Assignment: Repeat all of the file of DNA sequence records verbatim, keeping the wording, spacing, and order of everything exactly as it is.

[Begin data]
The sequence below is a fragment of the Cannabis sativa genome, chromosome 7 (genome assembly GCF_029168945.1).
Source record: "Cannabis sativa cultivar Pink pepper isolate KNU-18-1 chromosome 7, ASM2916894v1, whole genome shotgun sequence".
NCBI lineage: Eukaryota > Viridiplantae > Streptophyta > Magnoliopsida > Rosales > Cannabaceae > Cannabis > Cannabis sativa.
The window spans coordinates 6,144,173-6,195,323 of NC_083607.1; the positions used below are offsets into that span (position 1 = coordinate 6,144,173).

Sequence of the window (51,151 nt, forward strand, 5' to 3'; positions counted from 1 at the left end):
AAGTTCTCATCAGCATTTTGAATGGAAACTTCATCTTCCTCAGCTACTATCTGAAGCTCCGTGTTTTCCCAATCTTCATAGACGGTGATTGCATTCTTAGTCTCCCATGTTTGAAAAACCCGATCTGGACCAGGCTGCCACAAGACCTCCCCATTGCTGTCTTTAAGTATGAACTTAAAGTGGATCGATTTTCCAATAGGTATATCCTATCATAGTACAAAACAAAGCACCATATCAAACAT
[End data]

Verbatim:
The sequence below is a fragment of the Cannabis sativa genome, chromosome 7 (genome assembly GCF_029168945.1).
Source record: "Cannabis sativa cultivar Pink pepper isolate KNU-18-1 chromosome 7, ASM2916894v1, whole genome shotgun sequence".
NCBI lineage: Eukaryota > Viridiplantae > Streptophyta > Magnoliopsida > Rosales > Cannabaceae > Cannabis > Cannabis sativa.
The window spans coordinates 6,144,173-6,195,323 of NC_083607.1; the positions used below are offsets into that span (position 1 = coordinate 6,144,173).

Sequence of the window (51,151 nt, forward strand, 5' to 3'; positions counted from 1 at the left end):
AAGTTCTCATCAGCATTTTGAATGGAAACTTCATCTTCCTCAGCTACTATCTGAAGCTCCGTGTTTTCCCAATCTTCATAGACGGTGATTGCATTCTTAGTCTCCCATGTTTGAAAAACCCGATCTGGACCAGGCTGCCACAAGACCTCCCCATTGCTGTCTTTAAGTATGAACTTAAAGTGGATCGATTTTCCAATAGGTATATCCTATCATAGTACAAAACAAAGCACCATATCAAACAT